Costin: I asked everyone what it was like balancing family life. And then, what was it like being a woman? Because there's the whole gender thing, which we also address. From the outside, sound looks like these straight white guys. There are great women in the industry, but sometimes you don't hear about them because of family, or they just didn't get the opportunity very early on to be supervisors. Now, we've got Ai-Ling Lee, etc.
After the premiere at Tribeca, a lot of people said, "I didn't know there were so many women in sound."
NFS: Why aren't women in sound visible?
Costin: You know what happens with women? What they do is they give them The Smurfs instead of giving them the big opportunities. Women get the children's movies, and they get pushed aside a little bit.
"The most important thing that I teach my students is that it's not the specifics of the craft. It's this: Show up on time, do what you say you're going to do, tell the truth, and be a good collaborator."
Lora Hirschberg is the first woman to win the Academy Award for sound. She was a mixer on Inception, also on Dark Knight. And she's the one who says, in the movie, "It just looks technical because there are so many buttons. It looks scary, but gender has nothing to do with it."
NFS: Do you have any advice for young filmmakers who are interested in pursuing a career below the line?
Costin: There is one thing I always say. The most important thing that I teach my students is that it's not the specifics of the craft. It's this: Show up on time, do what you say you're going to do, tell the truth, and be a good collaborator. Finish your work. Volunteer to help someone else. Because in the end, who do you want to work with? The genius, or the person who's going to be there and be a nice person? Because you're working 18 hours a day together. I can't tell you how important this is.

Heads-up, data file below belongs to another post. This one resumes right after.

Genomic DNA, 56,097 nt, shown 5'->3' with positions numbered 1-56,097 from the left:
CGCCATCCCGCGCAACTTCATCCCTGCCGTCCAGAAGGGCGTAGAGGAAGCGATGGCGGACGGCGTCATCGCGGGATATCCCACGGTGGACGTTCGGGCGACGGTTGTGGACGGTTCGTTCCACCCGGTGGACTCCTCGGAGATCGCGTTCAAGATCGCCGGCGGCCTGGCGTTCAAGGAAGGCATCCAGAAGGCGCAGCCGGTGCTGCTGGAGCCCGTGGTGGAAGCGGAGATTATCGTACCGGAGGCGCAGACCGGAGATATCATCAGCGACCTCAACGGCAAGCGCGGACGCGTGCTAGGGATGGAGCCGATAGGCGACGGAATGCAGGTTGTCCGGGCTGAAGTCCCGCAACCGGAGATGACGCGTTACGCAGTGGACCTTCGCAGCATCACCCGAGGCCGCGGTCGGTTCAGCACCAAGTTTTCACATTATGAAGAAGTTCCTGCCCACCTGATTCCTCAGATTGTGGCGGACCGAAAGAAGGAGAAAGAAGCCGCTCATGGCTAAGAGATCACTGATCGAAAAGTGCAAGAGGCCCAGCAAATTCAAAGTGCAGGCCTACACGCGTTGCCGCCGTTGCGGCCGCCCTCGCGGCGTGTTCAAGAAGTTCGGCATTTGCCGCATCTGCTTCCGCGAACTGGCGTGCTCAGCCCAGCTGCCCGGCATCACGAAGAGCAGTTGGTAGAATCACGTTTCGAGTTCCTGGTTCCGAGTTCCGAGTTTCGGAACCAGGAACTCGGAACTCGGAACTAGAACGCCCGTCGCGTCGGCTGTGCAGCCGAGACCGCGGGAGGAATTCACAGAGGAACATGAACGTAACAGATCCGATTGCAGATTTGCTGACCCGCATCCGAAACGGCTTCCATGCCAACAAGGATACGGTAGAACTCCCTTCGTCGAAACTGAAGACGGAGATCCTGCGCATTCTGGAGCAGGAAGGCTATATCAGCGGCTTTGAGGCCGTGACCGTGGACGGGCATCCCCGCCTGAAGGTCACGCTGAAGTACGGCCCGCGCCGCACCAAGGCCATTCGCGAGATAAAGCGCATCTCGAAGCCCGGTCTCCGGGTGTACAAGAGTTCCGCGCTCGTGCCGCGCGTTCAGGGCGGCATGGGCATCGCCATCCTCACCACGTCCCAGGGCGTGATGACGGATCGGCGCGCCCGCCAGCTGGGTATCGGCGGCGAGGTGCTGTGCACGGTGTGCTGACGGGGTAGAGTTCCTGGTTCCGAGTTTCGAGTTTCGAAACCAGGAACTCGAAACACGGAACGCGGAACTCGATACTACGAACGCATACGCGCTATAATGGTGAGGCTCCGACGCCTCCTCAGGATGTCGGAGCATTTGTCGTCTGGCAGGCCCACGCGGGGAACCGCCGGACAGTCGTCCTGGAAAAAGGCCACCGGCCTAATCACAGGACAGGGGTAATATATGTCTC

The other thing I would say is to get your foot in the door, think about doing student films. Go to universities and look at boards. Honestly, film students might not want to do sound, so somebody could train you, and they would be using the school's equipment. Just be there, and be dependable. If you keep showing up and you're dependable, that's the biggest thing.
It's also all about the connections. That's the biggest thing in film school—I really think it's about the connections. If people see that if you work hard when you're in the trenches together, then it's not so much what job you're doing, but how you do your job.
NFS: I like that point of view because it kind of de-emphasizes this elusive idea of creative genius.
Costin: Yes. And I think there are creative geniuses. I think David Lynch is brilliant. But a lot of it is hard work, and being consistent. And then I think people can explore creativity.
Even Barbra Streisand—she's a really hard worker. She wants to get things right, so she puts in the extra hours. Before I went to her house, her agent said, "Send your questions." When I got to her house, she had 27 pages that she had written in response to the questions. That's someone who does their homework.